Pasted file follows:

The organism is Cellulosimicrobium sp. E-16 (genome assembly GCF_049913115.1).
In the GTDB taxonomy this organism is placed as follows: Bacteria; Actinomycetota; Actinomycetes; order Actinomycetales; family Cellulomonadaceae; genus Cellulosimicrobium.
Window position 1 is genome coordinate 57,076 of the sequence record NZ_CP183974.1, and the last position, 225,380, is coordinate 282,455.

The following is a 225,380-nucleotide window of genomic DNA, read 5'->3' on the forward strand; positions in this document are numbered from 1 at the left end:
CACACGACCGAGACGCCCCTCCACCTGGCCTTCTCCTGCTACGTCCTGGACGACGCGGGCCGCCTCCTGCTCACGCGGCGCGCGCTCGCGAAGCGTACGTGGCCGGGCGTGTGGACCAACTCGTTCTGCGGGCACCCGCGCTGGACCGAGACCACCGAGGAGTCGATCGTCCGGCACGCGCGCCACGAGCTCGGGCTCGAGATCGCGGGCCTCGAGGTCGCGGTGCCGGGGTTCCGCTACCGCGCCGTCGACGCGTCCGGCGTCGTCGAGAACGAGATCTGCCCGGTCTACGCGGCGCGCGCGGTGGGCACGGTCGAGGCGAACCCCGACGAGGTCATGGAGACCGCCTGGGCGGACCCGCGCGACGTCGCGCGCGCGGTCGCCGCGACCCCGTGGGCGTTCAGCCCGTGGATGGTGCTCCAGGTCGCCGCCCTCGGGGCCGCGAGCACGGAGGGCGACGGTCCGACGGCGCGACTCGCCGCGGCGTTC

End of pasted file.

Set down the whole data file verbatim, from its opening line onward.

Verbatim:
The organism is Cellulosimicrobium sp. E-16 (genome assembly GCF_049913115.1).
In the GTDB taxonomy this organism is placed as follows: Bacteria; Actinomycetota; Actinomycetes; order Actinomycetales; family Cellulomonadaceae; genus Cellulosimicrobium.
Window position 1 is genome coordinate 57,076 of the sequence record NZ_CP183974.1, and the last position, 225,380, is coordinate 282,455.

The following is a 225,380-nucleotide window of genomic DNA, read 5'->3' on the forward strand; positions in this document are numbered from 1 at the left end:
CACACGACCGAGACGCCCCTCCACCTGGCCTTCTCCTGCTACGTCCTGGACGACGCGGGCCGCCTCCTGCTCACGCGGCGCGCGCTCGCGAAGCGTACGTGGCCGGGCGTGTGGACCAACTCGTTCTGCGGGCACCCGCGCTGGACCGAGACCACCGAGGAGTCGATCGTCCGGCACGCGCGCCACGAGCTCGGGCTCGAGATCGCGGGCCTCGAGGTCGCGGTGCCGGGGTTCCGCTACCGCGCCGTCGACGCGTCCGGCGTCGTCGAGAACGAGATCTGCCCGGTCTACGCGGCGCGCGCGGTGGGCACGGTCGAGGCGAACCCCGACGAGGTCATGGAGACCGCCTGGGCGGACCCGCGCGACGTCGCGCGCGCGGTCGCCGCGACCCCGTGGGCGTTCAGCCCGTGGATGGTGCTCCAGGTCGCCGCCCTCGGGGCCGCGAGCACGGAGGGCGACGGTCCGACGGCGCGACTCGCCGCGGCGTTC